TFSA Investors: 3 Stocks Yielding up to 7.8% That Can Also Help Diversify Your Portfolio

Thomson Reuters Corp (TSX:TRI)(NYSE:TRI) and these two other dividend stocks can provide your portfolio with a lot of recurring income.

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Having high-yielding dividend stocks in your TFSA can help to grow your portfolio quickly over time. However, it’s also important to diversify your holdings to ensure you aren’t overexposed to one sector, either.

The three stocks listed below will help you add both dividend income while giving you three different sectors to invest in:

Thomson Reuters (TSX:TRI)(NYSE:TRI) is a trusted name when it comes to information, and that’s what makes the stock a very appealing investment.

Trust comes at a premium these days amid worries about deep fakes and fake news becoming too prevalent in our day-to-day lives, and that’s where having a strong brand name can help ensure a company’s success for many years to come.

It’s perhaps no surprise then, that Thomson Reuters has seen its stock rise 40% over the past two years. With strong profits and the company still showing good sales growth of more than 8.5% in its most recent quarter, there’s a lot to like about Thomson Reuters.

And in addition to strong gains by the stock in recent years, the company also pays a dividend that currently yields around 2.1% per year.

Thomson Reuters is a solid stock that you can buy and forget about.

Maple Leaf Foods (TSX:MFI) is another attractive stock for investors that are looking to take advantage of the growing popularity of plant-based burgers.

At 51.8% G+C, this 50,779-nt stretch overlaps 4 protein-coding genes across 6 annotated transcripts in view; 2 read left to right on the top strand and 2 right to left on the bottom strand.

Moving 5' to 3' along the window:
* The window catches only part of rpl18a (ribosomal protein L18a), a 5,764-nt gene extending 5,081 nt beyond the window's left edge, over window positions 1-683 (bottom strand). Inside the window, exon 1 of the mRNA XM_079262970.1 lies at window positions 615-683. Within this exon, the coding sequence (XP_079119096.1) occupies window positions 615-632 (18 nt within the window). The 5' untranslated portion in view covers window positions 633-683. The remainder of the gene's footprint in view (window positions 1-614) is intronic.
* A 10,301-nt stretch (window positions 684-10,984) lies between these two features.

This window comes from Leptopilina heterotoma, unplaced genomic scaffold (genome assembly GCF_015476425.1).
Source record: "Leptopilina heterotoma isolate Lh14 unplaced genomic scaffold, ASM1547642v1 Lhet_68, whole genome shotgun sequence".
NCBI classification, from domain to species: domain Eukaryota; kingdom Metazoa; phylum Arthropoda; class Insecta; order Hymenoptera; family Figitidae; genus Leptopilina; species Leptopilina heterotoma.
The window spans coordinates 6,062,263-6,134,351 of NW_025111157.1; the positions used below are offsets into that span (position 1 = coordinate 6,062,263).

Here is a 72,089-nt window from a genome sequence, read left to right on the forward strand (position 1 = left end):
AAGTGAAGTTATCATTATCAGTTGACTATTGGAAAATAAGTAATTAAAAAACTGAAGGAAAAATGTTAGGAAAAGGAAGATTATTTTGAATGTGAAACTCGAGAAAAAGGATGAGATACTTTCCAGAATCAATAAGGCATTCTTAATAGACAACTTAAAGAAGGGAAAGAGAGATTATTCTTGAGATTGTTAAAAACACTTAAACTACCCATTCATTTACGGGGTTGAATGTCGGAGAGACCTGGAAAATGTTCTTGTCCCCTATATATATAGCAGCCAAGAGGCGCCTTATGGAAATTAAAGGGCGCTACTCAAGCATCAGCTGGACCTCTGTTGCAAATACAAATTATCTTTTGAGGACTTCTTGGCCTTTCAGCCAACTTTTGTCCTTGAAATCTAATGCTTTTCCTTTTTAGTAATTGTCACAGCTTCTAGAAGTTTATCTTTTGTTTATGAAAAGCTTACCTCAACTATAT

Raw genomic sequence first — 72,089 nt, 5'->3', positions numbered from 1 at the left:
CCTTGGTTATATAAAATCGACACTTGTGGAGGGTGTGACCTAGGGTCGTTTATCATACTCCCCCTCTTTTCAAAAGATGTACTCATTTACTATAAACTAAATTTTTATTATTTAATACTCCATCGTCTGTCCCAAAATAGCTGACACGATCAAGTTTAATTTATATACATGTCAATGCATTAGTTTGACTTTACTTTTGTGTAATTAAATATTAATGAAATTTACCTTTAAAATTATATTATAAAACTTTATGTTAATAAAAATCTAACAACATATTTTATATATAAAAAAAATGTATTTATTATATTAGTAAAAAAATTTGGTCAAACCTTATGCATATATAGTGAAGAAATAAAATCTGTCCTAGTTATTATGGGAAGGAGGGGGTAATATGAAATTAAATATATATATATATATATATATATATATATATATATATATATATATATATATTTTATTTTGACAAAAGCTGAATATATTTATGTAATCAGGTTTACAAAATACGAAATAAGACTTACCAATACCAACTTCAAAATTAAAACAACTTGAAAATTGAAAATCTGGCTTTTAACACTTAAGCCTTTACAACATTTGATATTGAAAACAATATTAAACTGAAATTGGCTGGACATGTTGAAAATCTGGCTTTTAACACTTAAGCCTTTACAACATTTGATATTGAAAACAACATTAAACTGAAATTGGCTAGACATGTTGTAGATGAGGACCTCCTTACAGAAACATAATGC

Although it may not get nearly as much fanfare Beyond Meat does, the company’s Lightlife brand of products also provides consumers with alternatives to meat. It could be a great way for Maple Leaf Foods to generate significant growth going forward.

Currently, the company pays its shareholders a dividend of around 1.9%. However, that could get bigger as Maple Leaf Foods has hiked its payouts over the years, including once earlier this year that saw quarterly dividend payments rise from $0.13 to $0.145, for an increase of 11.5%.

Toward the end of 2016, payouts were just $0.09 and have grown by more than 61% since then.

Year to date, Maple Leaf Foods has seen its share price rise by 12% and could be a good bet to rise further given the potential if its Lightlife brand proves to be popular among consumers.

Reitmans (Canada) Limited (TSX:RET.A) rounds out the list of dividend stocks on this list with the highest yield of 7.8% per year. A big reason for the high payout has been that over the past 12 months, Reitmans stock has fallen around 38%, while its dividend payments have remained intact.

There’s definitely a bit more risk investing in Reitmans than the other two stocks, with the company reporting losses in three of its last four quarters.

However, with the company coming just short of breakeven in its most recent reporting period, there may be hope yet that Reitmans can turn things around.

In the company’s most recent fiscal year, Reitmans was able to record a profit despite sales falling from the year before. While the temptation may be to write-off Reitmans as another troubled retail stock, investors may want to keep a close eye on it.

It could prove to be a cheap buy if the company is able to get back to profitability, which at this point looks very possible.

This article represents the opinion of the writer, who may disagree with the “official” recommendation position of a Motley Fool premium service or advisor. We’re Motley! Questioning an investing thesis — even one of our own — helps us all think critically about investing and make decisions that help us become smarter, happier, and richer, so we sometimes publish articles that may not be in line with recommendations, rankings or other content.

Fool contributor David Jagielski has no position in any of the stocks mentioned.

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